I know there are a few similar questions on the topic (1,2) , but I still feel they do not fully answer my questions (correct me if I am wrong!). What I am asking is a clarification on the commonly assumed fact that all physical observables - once expressed in terms of other observables - must not depend on the regularization procedure used. As pointed out in (2), it is difficult to define what a regularization procedure is in general, so I am wondering whether any of these apply:

  • Results have been proven to coincide for the different schemes we know (dimensional regularization, Pauli-Villars, cutoff..etc)

  • Calculations in different schemes give relations between different physical observables, so it's not always possible to compare them

The only example of regulator independence I have come across is in Matthew Schwartz's "Quantum field theory and the Standard Model", where he shows that a very reasonable class of regulators gives the same results in the calculation of the Casimir force.

(1) Regulator-scheme-independence in QFT

(2) What exactly is regularization in QFT?


1 Answer 1


In my opinion, sadly the best book on renormalisation is hardly known. It can be shown that a change of renormalisation prescription - reflected in a change of variables of the parameters, even by a function of the regulator - will leave us with the same theory, which you can read in Collins'.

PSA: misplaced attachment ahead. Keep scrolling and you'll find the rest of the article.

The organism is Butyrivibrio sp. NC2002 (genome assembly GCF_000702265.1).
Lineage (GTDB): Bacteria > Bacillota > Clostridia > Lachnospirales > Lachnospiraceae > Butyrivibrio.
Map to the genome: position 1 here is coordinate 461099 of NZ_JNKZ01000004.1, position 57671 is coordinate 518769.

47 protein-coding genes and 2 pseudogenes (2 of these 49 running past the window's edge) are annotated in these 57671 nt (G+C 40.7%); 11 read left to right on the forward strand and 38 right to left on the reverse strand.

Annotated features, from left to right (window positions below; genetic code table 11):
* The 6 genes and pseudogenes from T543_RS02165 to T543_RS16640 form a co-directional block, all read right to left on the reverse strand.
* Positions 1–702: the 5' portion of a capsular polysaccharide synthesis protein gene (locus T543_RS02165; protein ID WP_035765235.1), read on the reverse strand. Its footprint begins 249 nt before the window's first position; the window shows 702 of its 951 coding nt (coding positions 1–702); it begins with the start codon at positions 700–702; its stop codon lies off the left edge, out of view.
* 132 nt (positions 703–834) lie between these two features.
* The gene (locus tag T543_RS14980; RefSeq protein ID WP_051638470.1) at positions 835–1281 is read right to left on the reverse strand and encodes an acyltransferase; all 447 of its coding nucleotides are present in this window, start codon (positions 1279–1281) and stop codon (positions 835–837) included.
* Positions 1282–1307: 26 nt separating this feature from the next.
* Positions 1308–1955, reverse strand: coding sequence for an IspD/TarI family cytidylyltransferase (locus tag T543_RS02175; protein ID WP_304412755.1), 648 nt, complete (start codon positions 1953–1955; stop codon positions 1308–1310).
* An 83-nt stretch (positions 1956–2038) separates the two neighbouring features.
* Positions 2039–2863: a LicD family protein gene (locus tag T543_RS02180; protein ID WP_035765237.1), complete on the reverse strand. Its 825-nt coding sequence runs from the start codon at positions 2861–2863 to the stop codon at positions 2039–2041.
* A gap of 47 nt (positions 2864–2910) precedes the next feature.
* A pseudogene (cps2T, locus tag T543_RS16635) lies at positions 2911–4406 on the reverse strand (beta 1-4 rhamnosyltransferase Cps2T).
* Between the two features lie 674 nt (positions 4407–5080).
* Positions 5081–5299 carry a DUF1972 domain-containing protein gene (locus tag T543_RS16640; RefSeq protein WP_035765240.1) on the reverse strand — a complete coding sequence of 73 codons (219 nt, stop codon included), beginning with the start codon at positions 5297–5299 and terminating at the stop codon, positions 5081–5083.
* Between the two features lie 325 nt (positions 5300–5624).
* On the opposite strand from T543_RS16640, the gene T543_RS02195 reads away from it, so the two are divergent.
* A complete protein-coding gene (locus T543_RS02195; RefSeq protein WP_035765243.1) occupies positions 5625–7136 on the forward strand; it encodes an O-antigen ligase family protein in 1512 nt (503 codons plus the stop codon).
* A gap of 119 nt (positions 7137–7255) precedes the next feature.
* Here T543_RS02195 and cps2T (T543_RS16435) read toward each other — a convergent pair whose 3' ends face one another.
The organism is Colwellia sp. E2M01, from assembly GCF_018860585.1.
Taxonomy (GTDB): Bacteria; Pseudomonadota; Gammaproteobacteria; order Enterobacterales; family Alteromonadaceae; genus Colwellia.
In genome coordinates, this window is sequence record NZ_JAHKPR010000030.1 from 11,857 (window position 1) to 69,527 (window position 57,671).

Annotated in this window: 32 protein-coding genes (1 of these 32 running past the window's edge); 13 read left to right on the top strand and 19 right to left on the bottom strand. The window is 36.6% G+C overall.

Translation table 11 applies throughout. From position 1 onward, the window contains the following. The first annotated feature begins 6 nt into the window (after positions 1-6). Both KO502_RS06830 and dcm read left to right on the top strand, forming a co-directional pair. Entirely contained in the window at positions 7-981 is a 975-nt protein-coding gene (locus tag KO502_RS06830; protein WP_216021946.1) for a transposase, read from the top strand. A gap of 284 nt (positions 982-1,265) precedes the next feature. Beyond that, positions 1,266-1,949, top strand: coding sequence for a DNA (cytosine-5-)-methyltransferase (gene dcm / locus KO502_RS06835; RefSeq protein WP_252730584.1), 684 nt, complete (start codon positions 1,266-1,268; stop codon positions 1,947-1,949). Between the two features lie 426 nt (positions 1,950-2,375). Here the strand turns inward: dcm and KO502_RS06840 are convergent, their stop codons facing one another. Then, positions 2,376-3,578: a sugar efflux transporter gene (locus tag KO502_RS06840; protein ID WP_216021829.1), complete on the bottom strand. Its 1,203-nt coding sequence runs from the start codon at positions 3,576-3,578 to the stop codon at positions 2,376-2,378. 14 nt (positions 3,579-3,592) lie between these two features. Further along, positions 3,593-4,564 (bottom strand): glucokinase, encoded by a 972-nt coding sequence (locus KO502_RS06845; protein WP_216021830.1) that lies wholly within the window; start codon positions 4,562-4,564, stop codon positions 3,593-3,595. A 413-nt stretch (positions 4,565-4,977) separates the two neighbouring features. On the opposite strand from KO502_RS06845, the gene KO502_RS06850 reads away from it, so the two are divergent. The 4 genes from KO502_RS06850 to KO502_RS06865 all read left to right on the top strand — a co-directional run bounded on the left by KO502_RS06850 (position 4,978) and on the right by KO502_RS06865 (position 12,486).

Moreover, we are also free to arbitrarily change the scale of fields, e.g. $\phi \to \zeta\phi$. This is because, as elucidated by the LSZ formula, in stripping off factors for the external lines we eliminate any factors of $\zeta$ and thus the S-matrix is left invariant.

In section 7.1.2, it is proven that it holds,

$$G_N(p_1,\dots,p_N;g,m,\mu) = \zeta^{-N}G_N(p_1,\dots,p_N;g',m',\mu').$$

Doing this order by order in perturbation is comparatively easy: you simply compute and see that the above holds. To generalise to all orders, the key is Zimmermann approach's to renormalisation which provides a systematic means to handle any combination of subdivergences of a graph and in theory can be applied for any regulator.

In a nutshell: the S-matrix is invariant under rescalings of the fields, which is the only result of a change of renormalisation prescription. The proof of this uses an approach to renormalisation that is regulator independent.$^\dagger$

$\dagger$ While the physical predictions are independent of the regulator, like decay widths or cross sections, not everything is. In particular, the failure of commutativity of taking the trace of an operator and renormalising it is due to a lack of scale invariance which crops up with dimensional regularisation, but will not with BPHZ renormalisation.


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